Microsoft is working on a variety of innovative photo projects, ranging from experiments with its 3D maps offering to massive panoramic photos that users can zoom into for details.
Developers who work in the company's research arm showed off the technologies during the Microsoft Research Faculty Summit in Redmond, Washington, yesterday.
HD View is one photo project that definitely has the 'wow' factor.
The technology allows users to combine hundreds of photos to create one massive picture that users can zoom in on to see clear details. In one example, a panoramic photo of the city of Seattle includes 800 images, each 8 megapixels in size, stitched together to create a 3.6 billion-pixel image.
On a computer screen, it looks just like a panoramic photo. So, what's the point of combining so many photos? The massive file includes incredible detail.
Michael Cohen, a researcher at Microsoft working on the project, zoomed in to the roof of a building where a clay owl peers around a corner. With the picture zoomed out, a viewer doesn't even see a pin prick in the spot where the owl sits.
Another large photo of a mountain in Canada looks like a standard nature snapshot. But Cohen zoomed in to discover that climbers are scaling the rock wall. After finding the first climber, he followed the climbing ropes up to find the second one above him on the wall. When the photo is zoomed out, it's hard to imagine there are climbers there at all.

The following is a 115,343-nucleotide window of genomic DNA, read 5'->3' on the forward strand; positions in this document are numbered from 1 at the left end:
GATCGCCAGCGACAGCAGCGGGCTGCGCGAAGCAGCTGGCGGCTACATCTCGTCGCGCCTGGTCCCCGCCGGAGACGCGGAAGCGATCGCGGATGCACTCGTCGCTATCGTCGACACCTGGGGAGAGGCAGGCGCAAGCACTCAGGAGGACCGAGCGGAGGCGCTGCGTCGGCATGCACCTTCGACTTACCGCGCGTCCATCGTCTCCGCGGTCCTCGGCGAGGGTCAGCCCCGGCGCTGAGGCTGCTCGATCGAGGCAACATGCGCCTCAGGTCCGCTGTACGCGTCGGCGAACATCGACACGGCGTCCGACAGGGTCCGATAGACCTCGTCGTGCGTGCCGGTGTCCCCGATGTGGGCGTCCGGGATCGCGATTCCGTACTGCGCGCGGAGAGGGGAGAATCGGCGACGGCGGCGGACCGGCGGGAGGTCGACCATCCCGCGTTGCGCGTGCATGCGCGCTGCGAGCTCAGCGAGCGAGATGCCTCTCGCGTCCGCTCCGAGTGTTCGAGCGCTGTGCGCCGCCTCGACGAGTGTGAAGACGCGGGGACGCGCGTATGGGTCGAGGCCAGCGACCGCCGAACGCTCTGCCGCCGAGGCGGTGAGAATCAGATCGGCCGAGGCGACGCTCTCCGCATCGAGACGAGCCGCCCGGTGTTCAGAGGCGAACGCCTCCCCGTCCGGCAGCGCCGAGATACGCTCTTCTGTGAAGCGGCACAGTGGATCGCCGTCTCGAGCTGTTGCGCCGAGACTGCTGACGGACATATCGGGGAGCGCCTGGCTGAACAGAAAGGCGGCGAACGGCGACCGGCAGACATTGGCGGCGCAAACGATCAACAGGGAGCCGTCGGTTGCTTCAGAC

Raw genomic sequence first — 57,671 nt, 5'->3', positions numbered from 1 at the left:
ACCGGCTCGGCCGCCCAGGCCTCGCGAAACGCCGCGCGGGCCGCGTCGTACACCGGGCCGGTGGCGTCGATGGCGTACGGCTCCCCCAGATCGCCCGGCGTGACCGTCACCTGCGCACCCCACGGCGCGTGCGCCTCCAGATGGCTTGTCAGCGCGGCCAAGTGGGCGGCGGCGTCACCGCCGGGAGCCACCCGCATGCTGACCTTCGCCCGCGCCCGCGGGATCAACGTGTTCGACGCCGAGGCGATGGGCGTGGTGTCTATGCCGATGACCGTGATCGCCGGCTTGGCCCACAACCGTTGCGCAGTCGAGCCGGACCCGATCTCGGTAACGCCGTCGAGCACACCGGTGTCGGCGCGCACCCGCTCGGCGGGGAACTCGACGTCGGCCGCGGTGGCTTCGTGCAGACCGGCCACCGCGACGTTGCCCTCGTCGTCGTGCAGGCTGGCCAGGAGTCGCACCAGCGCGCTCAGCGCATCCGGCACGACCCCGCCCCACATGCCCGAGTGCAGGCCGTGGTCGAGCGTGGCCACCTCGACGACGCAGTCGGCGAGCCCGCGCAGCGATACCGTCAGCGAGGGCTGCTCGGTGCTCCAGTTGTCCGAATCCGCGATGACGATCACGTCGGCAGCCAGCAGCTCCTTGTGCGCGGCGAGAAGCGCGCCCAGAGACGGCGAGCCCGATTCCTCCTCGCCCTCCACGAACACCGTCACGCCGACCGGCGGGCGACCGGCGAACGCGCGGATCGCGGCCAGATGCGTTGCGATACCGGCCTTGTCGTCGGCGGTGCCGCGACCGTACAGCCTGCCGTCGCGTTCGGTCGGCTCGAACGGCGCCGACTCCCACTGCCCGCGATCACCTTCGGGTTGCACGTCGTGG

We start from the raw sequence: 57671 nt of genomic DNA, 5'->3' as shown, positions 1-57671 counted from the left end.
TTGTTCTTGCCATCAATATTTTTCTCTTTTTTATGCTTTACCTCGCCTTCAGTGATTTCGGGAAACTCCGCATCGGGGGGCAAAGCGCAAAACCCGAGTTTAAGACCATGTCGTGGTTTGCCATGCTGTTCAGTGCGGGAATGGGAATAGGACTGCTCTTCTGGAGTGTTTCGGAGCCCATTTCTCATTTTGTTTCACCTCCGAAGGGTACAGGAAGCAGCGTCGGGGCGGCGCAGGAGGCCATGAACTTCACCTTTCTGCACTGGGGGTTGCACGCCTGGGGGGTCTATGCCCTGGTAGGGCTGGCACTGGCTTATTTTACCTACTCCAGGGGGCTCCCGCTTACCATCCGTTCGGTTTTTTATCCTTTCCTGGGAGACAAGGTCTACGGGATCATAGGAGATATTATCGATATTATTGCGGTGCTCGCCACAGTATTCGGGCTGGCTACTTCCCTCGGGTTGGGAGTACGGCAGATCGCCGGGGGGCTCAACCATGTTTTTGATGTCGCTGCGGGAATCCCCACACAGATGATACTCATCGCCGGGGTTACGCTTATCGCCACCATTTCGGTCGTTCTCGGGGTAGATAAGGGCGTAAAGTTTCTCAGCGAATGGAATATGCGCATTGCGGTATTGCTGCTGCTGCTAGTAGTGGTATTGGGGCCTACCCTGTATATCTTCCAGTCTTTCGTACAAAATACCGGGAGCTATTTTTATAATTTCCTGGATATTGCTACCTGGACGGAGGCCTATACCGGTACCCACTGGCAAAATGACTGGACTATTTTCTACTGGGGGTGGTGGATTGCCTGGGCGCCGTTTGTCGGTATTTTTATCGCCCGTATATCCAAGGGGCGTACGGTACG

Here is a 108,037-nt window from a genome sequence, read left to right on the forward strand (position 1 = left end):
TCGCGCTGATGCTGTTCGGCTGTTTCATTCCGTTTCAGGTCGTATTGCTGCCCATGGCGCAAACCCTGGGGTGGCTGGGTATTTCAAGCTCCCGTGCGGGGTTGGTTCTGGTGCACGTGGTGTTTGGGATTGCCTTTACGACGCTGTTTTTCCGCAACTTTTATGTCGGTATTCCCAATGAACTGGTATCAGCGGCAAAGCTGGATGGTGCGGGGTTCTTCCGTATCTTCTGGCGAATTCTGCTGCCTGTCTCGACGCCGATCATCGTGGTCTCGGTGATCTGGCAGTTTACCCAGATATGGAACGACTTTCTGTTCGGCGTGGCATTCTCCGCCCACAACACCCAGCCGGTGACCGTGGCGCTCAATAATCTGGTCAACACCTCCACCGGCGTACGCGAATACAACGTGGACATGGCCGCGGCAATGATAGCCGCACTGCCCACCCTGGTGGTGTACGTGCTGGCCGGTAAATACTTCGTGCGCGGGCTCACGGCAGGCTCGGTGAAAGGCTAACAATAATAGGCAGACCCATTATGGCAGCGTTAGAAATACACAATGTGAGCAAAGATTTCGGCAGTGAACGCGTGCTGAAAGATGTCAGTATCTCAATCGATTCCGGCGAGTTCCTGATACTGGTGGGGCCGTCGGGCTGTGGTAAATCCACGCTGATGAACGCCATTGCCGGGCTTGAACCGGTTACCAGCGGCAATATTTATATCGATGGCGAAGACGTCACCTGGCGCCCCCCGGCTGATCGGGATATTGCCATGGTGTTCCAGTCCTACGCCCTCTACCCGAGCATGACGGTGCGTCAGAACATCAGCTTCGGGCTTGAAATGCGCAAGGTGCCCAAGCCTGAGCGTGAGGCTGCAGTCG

Microsoft offers the tool to build HD View photos for free on its website. Creating an HD View panorama image, however, isn't for just anyone. Such images are quite large and may require special cameras.
Another Microsoft project, unveiled last year and built in collaboration with the University of Washington, collects images of a site such as Rome's Trevi fountain from public photo-sharing web pages such as Flickr. The Photo Tourism technology combines the photos into a 3D image so users can look at the object from any view. The idea was to take advantage of the potentially billions of images that are online, said Noah Snavely, a researcher at the University of Washington who works on the project with Microsoft researchers.
Microsoft also demonstrated at the summit some experiments with Virtual Earth. Eyal Ofek, a Microsoft researcher, demonstrated a 3D map of San Francisco that is made up of 10 million images, including 50,000 aerial photographs as well as pictures taken at street level. All the photos are stitched together so a user can navigate from a bird's-eye view seamlessly down to street level. The view is different from the street view capability in Google Maps, which doesn't combine the street-level pictures with aerial shots.
About 800 workers are developing projects at Microsoft Research. Some technologies they develop may become commercial Microsoft products, and others could be sold to other companies. The summit, which ended Tuesday, was an opportunity for Microsoft and its partners in academia to show off some of their projects.
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